• Conversion tracking is an advanced feature that shows you which keywords most often lead customers to take the actions you want them to take (these actions, such as a purchase or newsletter signup, are called conversions). Tracking your conversions can help you decide whether to increase your max CPC for keywords that are performing well, and decrease it for those that are underperforming.

Get your ad on the first page with keyword bid estimates

If it's important for you to have your ad show on the first page of Google search results, there are 3 different types of keyword bid estimates available to help you get there.

  • First page bid estimates show the bid you likely need to get your ad on the first page of search results. 
  • Top of page bid estimates go a step further, estimating the bid you likely need to get your ad among the top ad positions on the first page of search results. 
  • First position bid estimates go further still, estimating the bid you likely need to get your ad in the top spot.  

These estimates are based on an exact match for your keyword. Ad position also depends on the keyword's Quality Score and current advertiser competition for that keyword, so there's no guarantee your ad will consistently be in your preferred position. Learn how to get your ads to show on the first page of search results

How to change your keyword bids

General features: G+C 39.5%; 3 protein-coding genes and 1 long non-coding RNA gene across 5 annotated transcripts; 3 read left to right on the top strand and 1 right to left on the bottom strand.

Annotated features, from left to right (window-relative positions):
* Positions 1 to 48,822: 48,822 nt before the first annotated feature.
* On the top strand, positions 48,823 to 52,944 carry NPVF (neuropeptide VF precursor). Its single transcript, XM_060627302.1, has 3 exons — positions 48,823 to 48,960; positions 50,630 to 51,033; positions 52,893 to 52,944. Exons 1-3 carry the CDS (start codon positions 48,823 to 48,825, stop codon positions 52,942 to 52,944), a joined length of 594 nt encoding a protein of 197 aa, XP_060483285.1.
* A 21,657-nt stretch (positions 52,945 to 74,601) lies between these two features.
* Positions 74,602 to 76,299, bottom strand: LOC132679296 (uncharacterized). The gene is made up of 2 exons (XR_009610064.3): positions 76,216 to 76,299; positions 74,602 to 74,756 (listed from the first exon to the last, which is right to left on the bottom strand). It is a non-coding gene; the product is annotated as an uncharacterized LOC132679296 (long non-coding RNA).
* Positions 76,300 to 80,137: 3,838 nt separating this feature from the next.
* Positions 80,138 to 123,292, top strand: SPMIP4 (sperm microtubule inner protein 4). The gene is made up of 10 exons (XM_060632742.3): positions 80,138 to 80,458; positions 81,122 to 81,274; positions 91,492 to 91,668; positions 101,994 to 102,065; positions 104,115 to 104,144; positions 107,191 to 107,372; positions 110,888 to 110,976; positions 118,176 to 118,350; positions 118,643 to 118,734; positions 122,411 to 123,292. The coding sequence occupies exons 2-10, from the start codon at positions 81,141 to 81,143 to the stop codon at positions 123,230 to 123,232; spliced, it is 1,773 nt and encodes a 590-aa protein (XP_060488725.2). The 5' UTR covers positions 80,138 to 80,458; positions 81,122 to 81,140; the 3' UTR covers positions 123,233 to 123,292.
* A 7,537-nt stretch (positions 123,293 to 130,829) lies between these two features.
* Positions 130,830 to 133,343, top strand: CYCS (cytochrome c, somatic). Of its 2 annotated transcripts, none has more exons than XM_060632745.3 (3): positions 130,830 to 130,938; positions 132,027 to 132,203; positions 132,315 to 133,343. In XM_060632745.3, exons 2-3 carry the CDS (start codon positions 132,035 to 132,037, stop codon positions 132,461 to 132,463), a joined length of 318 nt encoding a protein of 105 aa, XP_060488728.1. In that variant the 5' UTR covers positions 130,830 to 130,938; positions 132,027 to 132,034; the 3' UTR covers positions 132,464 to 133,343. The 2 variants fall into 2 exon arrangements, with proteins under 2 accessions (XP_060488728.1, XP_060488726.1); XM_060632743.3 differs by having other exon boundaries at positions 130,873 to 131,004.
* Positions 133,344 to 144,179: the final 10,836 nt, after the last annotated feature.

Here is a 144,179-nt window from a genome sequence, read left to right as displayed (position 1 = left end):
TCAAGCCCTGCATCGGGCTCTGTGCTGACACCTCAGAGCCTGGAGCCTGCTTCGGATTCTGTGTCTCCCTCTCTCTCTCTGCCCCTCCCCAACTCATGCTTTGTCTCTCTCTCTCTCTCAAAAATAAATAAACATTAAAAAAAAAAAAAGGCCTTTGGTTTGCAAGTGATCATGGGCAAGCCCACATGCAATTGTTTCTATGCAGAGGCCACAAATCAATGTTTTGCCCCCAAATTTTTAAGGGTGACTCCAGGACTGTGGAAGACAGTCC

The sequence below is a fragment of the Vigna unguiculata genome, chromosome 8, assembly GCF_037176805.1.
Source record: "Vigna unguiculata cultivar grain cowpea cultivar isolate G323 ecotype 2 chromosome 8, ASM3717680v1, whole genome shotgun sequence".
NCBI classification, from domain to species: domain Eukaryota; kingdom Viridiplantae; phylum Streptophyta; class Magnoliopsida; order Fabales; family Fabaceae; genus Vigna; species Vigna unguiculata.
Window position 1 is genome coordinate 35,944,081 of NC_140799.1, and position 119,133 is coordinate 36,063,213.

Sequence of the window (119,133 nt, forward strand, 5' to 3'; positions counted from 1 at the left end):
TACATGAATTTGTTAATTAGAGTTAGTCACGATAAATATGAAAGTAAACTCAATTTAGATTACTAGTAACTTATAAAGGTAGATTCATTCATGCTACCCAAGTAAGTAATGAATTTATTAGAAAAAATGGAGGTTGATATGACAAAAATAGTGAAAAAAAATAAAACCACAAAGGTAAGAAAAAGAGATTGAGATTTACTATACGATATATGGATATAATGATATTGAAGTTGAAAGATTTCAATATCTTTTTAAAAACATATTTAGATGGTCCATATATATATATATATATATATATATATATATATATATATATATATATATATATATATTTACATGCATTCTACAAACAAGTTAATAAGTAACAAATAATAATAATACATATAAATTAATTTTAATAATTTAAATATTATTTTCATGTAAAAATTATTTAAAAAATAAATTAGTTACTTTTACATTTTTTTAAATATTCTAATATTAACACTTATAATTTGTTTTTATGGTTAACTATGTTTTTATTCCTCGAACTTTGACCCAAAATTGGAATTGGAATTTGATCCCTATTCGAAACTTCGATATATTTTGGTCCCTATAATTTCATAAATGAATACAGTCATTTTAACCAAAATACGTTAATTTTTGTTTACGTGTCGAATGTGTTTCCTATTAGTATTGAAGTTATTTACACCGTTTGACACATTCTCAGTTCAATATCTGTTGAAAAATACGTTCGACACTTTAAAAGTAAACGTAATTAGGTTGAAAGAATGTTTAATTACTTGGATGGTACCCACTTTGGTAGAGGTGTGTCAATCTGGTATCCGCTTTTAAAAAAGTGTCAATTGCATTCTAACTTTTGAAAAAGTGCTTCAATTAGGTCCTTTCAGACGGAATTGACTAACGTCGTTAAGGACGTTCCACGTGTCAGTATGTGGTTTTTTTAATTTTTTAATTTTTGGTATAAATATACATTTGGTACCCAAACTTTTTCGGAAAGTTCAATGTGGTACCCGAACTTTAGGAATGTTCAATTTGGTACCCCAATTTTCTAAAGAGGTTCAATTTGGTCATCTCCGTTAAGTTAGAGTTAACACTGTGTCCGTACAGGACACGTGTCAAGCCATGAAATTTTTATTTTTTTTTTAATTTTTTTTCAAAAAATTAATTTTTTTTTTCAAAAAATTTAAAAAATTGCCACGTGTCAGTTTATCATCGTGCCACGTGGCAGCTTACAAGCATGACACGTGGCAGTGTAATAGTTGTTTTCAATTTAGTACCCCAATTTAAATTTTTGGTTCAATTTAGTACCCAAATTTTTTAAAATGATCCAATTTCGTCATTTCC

If you'd like to replace some of your original bids with new bids, here's how: on your Campaigns tab, click the Keywords tab. Then, in the "Max. CPC" column of the table, click the bid you want to change and enter a new bid amount.

See how to change a bid


If you have a "Search Network with Display Select" campaign, we use your keyword bid for both networks. We encourage you to keep this setting. However, if you prefer, you can set a Display Network bid that will override all keyword bids for the Display Network.

If you have a "Display Network only" campaign, we suggest setting ad group bids. We also encourage you to set specific bids for your keywords based on how they're performing.

Using Google Trends for keyword bidding insights

While Google Trends can help compare potential keywords, there are caveats to using this tool to plan your keyword bidding strategy because Trends data contains normalized, not total, search volumes. Learn how Trends data is normalized.

For example, Carrie owns a bakery in San Francisco and wants to build a second location in Mountain View. She uses Trends to compare searches for “bakery” in both cities and finds that the search numbers are nearly identical. This indicates that customers in San Francisco and Mountain View are equally likely to search for a bakery. However, this doesn’t indicate that an equal number of total searches were performed in both cities for this term because Mountain View’s population is 1/10th of San Francisco’s. On the other hand, Carrie can use Trends to compare searches for “red velvet cake” and “carrot cake” in San Francisco to determine which search term is more popular in that city.